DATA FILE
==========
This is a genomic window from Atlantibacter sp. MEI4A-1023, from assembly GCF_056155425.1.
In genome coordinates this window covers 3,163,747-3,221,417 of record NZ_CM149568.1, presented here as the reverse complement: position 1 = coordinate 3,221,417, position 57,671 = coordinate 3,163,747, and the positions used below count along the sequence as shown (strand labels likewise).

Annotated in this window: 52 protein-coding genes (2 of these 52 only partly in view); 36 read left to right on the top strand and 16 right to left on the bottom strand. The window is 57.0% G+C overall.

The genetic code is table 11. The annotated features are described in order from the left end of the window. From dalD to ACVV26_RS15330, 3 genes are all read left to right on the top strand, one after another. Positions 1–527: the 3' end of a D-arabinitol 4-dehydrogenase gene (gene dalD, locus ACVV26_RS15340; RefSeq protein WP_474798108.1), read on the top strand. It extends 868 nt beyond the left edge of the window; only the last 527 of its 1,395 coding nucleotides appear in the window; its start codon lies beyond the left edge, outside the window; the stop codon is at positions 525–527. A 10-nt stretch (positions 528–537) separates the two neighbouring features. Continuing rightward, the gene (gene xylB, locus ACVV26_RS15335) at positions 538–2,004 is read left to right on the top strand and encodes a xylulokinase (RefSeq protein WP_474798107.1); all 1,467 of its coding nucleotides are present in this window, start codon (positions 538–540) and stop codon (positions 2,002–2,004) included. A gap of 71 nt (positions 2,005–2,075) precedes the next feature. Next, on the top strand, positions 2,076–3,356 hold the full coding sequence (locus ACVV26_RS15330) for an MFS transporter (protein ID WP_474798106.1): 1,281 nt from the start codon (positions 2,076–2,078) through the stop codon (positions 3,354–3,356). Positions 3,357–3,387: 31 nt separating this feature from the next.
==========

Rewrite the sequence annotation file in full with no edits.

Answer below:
This is a genomic window from Atlantibacter sp. MEI4A-1023, from assembly GCF_056155425.1.
In genome coordinates this window covers 3,163,747-3,221,417 of record NZ_CM149568.1, presented here as the reverse complement: position 1 = coordinate 3,221,417, position 57,671 = coordinate 3,163,747, and the positions used below count along the sequence as shown (strand labels likewise).

Annotated in this window: 52 protein-coding genes (2 of these 52 only partly in view); 36 read left to right on the top strand and 16 right to left on the bottom strand. The window is 57.0% G+C overall.

The genetic code is table 11. The annotated features are described in order from the left end of the window. From dalD to ACVV26_RS15330, 3 genes are all read left to right on the top strand, one after another. Positions 1–527: the 3' end of a D-arabinitol 4-dehydrogenase gene (gene dalD, locus ACVV26_RS15340; RefSeq protein WP_474798108.1), read on the top strand. It extends 868 nt beyond the left edge of the window; only the last 527 of its 1,395 coding nucleotides appear in the window; its start codon lies beyond the left edge, outside the window; the stop codon is at positions 525–527. A 10-nt stretch (positions 528–537) separates the two neighbouring features. Continuing rightward, the gene (gene xylB, locus ACVV26_RS15335) at positions 538–2,004 is read left to right on the top strand and encodes a xylulokinase (RefSeq protein WP_474798107.1); all 1,467 of its coding nucleotides are present in this window, start codon (positions 538–540) and stop codon (positions 2,002–2,004) included. A gap of 71 nt (positions 2,005–2,075) precedes the next feature. Next, on the top strand, positions 2,076–3,356 hold the full coding sequence (locus ACVV26_RS15330) for an MFS transporter (protein ID WP_474798106.1): 1,281 nt from the start codon (positions 2,076–2,078) through the stop codon (positions 3,354–3,356). Positions 3,357–3,387: 31 nt separating this feature from the next.